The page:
WHAT MIGHT THE FUTURE HOLD FOR THE GAME OF BRIDGE ?............( Bridgemeister reflects on a recent newspaper article )
The other day a very rare and unusual thing occurred : an article about bridge appearing in one the country's leading newspapers :
To a certain extent there was a small measure of hope and optimism about the future of bridge in that young people were " starting to swap nightclubs for bridge clubs " , with membership of the under-25's tripling over the last three years.
Alas , the statistics issued by the Bridge Union were misleading , because the stark reality was
numbers were still depressingly low : membership had only grown from 106 to 344. The start of a revolution ? I very much doubt it.
The article then explored the possible reasons why this sudden increase in young members might be nothing more than a false dawn. Bridge it seems has a negative image problem. Far too many people have the wrong idea about the game. Its reputation is one of grumpy old grey-haired fogeys , staring at hands of cards , slowly and ponderously deciding what bid to make , or which card to play next. Not an image which is likely to excite today's youngsters.
Thankfully , bridge is being introduced into schools which helps to break down any negative preconceptions. School kids , who love and enjoy mind games , can see and experience for themselves the stimulating challenge and passion the game can generate. But there again , they are all computer savvy and will be quick to pick up on the fact that bridge on the internet is far easier to access , available 24/7, and cheap to play. Moreover , they can hop in and out of a game without having to make any excuses or apologies. Perfect.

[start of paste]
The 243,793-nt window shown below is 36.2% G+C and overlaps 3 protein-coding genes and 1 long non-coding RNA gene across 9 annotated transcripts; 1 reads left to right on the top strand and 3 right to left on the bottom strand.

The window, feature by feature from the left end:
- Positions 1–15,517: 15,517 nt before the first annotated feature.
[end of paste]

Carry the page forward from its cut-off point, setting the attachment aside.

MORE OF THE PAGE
Then of course one has to acknowledge two other off-putting factors as to why young people , who fancy taking up bridge , might well reject the idea of joining a club. First off is the cost of taking a course of bridge lessons , which can last 10-12 weeks, which will quickly empty their cash-strapped purses. Secondly , there is the monstrous ogre of the highly intimidating Rule Book , which comes into play at every perceived transgression. With so much to pick up and learn the task ahead seems both daunting and unappealing. Retired elderly people of course have plenty of time to spare, free of job security and financial worries. Young people who lead busy lives and work long hours seek to engage in pastimes which are quick, easy and fast.
So perhaps then there is a need for clubs to introduce a slicker , faster , more streamlined version of the game , namely rubber bridge. A game that can be played by as few as four , even possibly for money,. A version where the rule book is no longer than a page , where poker elements are embodied into the play , and where the participants " swap the Victoria sponge for Havanas , and the Earl Grey Tea for malt liquor ". Hopefully , young people might stick around a little longer to make the transition into duplicate bridge.